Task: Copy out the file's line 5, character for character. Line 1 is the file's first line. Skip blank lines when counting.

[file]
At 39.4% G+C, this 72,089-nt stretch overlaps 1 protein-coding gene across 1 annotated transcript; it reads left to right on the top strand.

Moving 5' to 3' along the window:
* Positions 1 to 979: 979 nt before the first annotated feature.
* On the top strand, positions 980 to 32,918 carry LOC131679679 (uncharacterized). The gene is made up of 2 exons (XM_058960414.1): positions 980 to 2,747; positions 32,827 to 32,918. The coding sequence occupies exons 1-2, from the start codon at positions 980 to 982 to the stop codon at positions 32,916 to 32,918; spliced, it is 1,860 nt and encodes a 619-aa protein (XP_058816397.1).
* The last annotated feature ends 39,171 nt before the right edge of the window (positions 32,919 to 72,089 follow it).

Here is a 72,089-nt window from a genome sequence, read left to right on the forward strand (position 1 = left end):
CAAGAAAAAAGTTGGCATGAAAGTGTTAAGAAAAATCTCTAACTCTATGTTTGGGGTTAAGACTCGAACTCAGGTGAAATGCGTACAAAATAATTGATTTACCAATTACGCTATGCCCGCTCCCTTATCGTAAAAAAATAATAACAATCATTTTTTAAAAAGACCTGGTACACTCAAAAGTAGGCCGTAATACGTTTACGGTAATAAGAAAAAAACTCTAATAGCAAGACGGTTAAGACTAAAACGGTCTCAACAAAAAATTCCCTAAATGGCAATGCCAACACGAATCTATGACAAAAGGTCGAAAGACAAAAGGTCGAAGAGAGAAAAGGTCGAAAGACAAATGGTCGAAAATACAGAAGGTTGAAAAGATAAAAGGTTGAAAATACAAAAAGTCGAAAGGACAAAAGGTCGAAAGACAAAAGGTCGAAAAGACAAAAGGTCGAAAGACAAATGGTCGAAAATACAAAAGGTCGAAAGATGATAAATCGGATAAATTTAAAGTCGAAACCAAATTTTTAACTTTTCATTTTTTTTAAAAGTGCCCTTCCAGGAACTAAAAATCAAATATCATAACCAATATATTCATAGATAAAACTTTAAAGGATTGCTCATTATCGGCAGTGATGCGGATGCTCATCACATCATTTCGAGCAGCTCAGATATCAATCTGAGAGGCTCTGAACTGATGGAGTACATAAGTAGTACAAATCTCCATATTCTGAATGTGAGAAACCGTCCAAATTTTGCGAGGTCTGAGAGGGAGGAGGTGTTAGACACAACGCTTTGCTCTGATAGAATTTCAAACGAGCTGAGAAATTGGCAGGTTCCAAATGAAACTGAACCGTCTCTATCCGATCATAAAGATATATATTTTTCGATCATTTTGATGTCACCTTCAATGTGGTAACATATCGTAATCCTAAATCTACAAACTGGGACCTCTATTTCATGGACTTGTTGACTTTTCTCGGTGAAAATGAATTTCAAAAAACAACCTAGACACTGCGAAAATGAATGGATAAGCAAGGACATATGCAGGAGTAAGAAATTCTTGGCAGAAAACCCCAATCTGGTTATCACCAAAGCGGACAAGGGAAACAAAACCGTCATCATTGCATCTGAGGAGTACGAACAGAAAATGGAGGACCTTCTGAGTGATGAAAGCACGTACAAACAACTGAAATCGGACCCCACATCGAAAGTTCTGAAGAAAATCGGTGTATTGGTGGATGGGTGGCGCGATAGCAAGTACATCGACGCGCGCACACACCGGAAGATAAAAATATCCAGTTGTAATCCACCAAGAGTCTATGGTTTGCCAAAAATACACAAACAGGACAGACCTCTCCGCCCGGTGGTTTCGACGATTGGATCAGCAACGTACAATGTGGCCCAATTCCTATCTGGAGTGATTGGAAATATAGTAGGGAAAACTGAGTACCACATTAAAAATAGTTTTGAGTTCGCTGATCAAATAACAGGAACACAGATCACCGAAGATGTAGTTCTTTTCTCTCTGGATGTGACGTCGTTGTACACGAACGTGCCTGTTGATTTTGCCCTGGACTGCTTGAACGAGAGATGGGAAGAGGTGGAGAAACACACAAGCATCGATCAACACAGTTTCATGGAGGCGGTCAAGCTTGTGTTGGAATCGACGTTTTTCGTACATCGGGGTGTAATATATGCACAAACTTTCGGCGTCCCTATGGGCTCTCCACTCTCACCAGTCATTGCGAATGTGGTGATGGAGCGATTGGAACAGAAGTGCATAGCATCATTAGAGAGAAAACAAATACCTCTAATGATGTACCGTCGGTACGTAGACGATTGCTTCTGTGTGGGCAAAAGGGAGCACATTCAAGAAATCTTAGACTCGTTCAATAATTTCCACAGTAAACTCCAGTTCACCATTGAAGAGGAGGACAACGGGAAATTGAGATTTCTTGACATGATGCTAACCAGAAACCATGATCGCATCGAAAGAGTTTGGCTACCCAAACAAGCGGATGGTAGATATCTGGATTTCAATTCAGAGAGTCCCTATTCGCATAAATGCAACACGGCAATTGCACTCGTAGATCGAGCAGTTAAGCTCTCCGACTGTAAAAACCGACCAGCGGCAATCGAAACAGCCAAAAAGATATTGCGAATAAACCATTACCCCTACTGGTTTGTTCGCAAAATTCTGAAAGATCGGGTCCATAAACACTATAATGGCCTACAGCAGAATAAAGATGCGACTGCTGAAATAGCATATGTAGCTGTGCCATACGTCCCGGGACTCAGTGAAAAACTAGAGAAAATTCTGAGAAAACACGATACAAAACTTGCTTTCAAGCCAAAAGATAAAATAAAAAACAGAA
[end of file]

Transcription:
* The last annotated feature ends 39,171 nt before the right edge of the window (positions 32,919 to 72,089 follow it).